By David DeRocco

There’s a rarified air that exists when you’re sitting on top of the mountain, viewing the world from a position of fame and fortune. As the lyricist, musical arranger, vocalist and de facto leader of Texas blues-rock superstars ZZ Top, Billy Gibbons has been breathing that beard-filtered air since the band’s 1971 debut album signaled the arrival of one of the best-selling musical acts in history. Surviving and thriving for more than 45 years in an industry littered with the corpses of fallen heirs to the rock and roll mountaintop, Gibbons is in a position to enjoy moments of appreciative reflection. And it`s fitting that in one such moment during our chat, Gibbons’ thoughts turn to a memory made sweeter by the presence of another guitarist, a legend whose penchant for survival is equally revered.

“It was a thrill, indeed, to be among the first group of artists who were awarded a diamond album,” says Gibbons, in reference to 1983’s Eliminator, the band’s most commercially successful album with sales exceeding 10 million. “And one of the biggest kicks was induction into the Rock and Roll Hall of Fame by Keith Richards! No way to “Top” that.”

The band’s 2004 induction into the Hall was certainly deserved, given the fact that ZZ Top – Gibbons, bassist and co-lead vocalist Dusty Hill and drummer Frank Beard – are one of the few recording acts to have survived with original line-up intact for more than four decades. Longevity is no guarantee of success, however, and ZZ Top have earned their reputation with fans, critics and fellow musicians for their technical mastery and blues-influenced rock, a sound that has earned them 11 gold and 7 platinum records.

More impressive is the fact that these bearded bluesmen have over their career willfully strayed from their Houston-honed blues roots to incorporate dance rhythms, new wave, punk and even synthesizers into their biggest hits. Given the current fickle nature of the radio and recording industry, the question arises: how difficult would it be for ZZ Top is they were just starting out as a blues band in 2015?

“Not really sure,” pondered Gibbons, whose gritty, growling guitar work in the band’s early days helped forge the distinct feel of classic LPs like Trez Hombres, Fandango and Duguello. “However, if that inner feeling is moved toward playing then it’s get on it, go ahead and play. Industry conditions, whatever that shakes out as, may just well stimulate some rewarding creative impulses. Time does tell. As more than one blues song goes, “if it’s in’im, it gotta come out.” And if that ain’t whistlin’ Dixie or that elusive, sometime-surefire way to fame and fortune, it’s certainly a surefire way to have some fun.”

With the band rolling into Fallsview Casino’s Avalon Ballroom August 20th, the boys in ZZ Top are clearly still having fun performing to fans both new and old. And despite 21st century critics best attempts at convincing us rock is dead, Gibbons and his bandmates help dispute the notion by encouraging fans to see and enjoy live music by rock bands still making it.

ZZTOP_NiagaraEntertainment_GoBeWeekly“Well, the saying’s been said since the mid-’50s,” says Gibbons. “However there’s always an intriguing, lingering, undeniable discernible pulse. Can’t really leave out the impulse of gettin’ out to bash and thrash and turn it up loud. What’s right is maintaining an open mind; always a good idea, coming up with good ideas that keep things fresh. Experience any number of contemporary so-called “rock bands,” including ZZ Top, is “living proof.” Come out anytime and catch the show!”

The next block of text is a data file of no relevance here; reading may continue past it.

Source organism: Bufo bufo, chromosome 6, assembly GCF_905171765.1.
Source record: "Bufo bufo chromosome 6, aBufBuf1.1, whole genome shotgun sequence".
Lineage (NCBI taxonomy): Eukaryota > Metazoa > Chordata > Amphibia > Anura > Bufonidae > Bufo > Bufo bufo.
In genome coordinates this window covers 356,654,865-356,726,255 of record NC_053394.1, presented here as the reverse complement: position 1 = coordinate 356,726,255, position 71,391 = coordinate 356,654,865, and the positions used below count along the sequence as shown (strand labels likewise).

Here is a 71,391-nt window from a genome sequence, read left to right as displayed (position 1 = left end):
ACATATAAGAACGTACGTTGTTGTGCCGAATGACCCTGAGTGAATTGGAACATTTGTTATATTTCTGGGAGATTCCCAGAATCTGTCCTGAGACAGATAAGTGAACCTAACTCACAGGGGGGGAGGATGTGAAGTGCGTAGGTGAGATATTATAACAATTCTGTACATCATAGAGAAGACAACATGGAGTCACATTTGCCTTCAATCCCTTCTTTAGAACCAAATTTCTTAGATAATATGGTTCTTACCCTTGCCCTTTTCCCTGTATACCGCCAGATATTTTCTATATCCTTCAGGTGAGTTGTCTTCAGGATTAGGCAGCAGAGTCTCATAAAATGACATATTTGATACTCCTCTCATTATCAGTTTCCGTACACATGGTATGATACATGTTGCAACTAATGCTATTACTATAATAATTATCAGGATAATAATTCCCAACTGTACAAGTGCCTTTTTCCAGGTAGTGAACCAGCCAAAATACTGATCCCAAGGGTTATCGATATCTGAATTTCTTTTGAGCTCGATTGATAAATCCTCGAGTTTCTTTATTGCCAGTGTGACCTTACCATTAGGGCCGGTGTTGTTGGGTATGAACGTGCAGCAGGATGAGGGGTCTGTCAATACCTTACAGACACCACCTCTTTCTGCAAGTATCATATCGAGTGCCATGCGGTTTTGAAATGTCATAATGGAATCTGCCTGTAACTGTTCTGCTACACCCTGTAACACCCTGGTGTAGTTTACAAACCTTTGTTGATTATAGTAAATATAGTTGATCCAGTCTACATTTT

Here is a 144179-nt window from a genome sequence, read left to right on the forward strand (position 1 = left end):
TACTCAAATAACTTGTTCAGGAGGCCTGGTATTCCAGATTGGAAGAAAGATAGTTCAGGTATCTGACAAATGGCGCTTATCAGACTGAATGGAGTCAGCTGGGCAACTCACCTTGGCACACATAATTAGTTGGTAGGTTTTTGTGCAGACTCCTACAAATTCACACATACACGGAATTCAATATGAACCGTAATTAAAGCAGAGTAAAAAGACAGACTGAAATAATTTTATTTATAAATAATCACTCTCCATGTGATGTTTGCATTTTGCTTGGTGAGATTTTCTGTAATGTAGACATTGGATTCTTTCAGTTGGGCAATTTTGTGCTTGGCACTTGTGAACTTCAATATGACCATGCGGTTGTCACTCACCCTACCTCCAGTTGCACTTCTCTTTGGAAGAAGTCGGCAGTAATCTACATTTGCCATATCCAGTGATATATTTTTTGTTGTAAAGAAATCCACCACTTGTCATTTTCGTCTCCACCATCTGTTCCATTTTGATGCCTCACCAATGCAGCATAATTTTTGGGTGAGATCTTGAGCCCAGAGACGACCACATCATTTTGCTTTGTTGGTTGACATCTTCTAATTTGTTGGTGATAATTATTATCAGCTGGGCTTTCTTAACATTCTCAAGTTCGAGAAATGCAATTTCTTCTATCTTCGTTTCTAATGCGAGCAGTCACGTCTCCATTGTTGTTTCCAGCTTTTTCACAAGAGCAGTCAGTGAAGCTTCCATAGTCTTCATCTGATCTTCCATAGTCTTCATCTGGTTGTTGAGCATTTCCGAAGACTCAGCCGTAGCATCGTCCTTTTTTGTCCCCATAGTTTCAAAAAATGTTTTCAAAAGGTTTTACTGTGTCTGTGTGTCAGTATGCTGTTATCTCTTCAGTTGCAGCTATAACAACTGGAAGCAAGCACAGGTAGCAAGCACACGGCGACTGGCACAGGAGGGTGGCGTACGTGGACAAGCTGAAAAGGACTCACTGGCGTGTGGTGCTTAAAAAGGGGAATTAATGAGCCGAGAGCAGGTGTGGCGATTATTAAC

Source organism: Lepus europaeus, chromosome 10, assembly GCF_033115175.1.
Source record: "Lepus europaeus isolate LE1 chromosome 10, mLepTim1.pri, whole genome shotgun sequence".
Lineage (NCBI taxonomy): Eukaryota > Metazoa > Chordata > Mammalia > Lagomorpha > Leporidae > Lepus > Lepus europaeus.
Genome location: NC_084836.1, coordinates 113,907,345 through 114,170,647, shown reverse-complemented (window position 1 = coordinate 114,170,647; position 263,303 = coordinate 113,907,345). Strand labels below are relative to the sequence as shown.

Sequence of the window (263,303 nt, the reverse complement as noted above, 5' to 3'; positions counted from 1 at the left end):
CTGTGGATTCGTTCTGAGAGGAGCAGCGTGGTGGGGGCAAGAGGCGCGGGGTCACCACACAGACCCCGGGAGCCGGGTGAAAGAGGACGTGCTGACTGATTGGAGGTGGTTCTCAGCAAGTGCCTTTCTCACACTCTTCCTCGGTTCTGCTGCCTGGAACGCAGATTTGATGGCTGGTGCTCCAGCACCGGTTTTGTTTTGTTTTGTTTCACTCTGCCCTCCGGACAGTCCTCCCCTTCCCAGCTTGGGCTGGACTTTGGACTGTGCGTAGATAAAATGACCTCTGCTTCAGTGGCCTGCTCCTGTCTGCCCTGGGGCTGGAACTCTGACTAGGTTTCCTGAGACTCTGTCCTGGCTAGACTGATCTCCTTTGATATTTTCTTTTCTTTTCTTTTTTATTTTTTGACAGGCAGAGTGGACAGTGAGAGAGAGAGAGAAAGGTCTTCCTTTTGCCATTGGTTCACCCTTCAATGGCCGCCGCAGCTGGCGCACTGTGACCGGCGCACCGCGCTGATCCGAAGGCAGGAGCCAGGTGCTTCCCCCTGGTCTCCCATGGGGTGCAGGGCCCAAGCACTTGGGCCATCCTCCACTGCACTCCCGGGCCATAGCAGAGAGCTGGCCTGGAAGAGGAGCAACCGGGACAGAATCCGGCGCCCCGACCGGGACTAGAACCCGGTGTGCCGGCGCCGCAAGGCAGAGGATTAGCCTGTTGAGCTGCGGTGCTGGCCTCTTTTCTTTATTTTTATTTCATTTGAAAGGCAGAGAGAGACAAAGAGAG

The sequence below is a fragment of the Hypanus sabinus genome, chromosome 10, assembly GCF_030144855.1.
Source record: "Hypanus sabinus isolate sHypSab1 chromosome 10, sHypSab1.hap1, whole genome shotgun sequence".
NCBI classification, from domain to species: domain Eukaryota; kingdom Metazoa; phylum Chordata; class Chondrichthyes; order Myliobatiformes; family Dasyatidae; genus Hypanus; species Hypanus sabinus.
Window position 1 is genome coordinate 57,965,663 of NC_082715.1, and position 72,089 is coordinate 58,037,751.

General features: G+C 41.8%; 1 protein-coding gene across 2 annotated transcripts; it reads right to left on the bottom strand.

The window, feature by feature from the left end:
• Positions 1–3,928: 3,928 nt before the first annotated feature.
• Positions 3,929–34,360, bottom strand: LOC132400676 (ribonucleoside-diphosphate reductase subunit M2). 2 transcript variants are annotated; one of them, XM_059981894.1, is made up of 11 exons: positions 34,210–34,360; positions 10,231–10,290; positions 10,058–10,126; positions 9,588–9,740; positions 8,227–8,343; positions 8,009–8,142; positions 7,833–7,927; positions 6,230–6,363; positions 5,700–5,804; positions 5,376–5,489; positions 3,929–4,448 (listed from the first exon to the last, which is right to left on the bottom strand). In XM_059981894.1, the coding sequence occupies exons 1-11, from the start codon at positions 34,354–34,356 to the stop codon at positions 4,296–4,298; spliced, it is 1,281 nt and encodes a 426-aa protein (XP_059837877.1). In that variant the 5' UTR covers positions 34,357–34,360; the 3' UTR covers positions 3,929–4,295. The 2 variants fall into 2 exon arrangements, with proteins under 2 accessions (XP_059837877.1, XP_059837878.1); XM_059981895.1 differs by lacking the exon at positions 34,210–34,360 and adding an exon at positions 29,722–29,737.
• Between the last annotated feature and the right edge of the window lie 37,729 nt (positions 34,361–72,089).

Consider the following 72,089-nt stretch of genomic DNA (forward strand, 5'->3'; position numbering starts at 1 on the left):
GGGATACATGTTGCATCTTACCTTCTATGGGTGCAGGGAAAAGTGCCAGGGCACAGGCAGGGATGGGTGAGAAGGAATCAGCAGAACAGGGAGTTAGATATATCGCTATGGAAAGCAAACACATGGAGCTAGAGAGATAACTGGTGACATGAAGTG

The secret to survival, of course, is making music that’s designed to last and firmly rooted in tradition. The best rock of the last 50 years has always had its roots buried deep in the blues, a genre of music created by legendary figures that, thanks to homogenized radio formats, fewer young musicians are being exposed. One of the positive things Gibbons sees about the Internet is that all forms of music are equally represented and available to be explored by curious new fans.

“ZZ Top’s tried and true saying remains, “You can’t lose with the stuff we use and that be the blues.” Seems that blues remains the most rooted music on the planet — all based on those rhythms within the human body. So, in a way, it’s always there. Good news is the Internet’s one more convenient avenue offering an instant touch with blues of all sorts and from all points of origin — deep stuff that’s the real thing.”

After nearly half a century on the road, Gibbons is still enjoying playing “the real thing” to the legions of ZZ Top fans who regularly flock to shows, some there to hear 70s classics like “Tush,” “Jesus Just Left Chicago,” “Heard It On The X” and “Cheap Sunglasses,” and those who prefer the polished sound of their 80s hits “Sharp Dressed Man,” “Legs,” and “Gimme All Your Lovin’.” Despite the fame and fortune, the musician in Gibbons still derives the greatest joy from simply playing to an audience.

“It’s always a fascinating moment when folks appreciate what you’re doing. A chef who cooks for himself — is he really a chef? When an audience digs what this band does it really moves things up a notch or two. There’s a wide difference following sound checks when the real thing ignites – as we trust you’ll see and hear front and centre.”

As for Gibbons the music fan, listening to new artists is definitely something he still enjoys; however, the tapestry of sound in his world is always painted with a hint of colour you expect an old Texas bluesman to enjoy the most.

“Shades of blue, of course, with contemporary twists toward modern bands to boot. J.D. McPherson, Black Keys, some Surprise Vacation’s punk stuff from LA as well as desert island essentials of course: Muddy, Wolf, Jimmy Reed and B.B., Albert and Freddy — the three Kings — it’s all go.”

For tickets to ZZ Top August 20th at the Avalon Ballroom, visit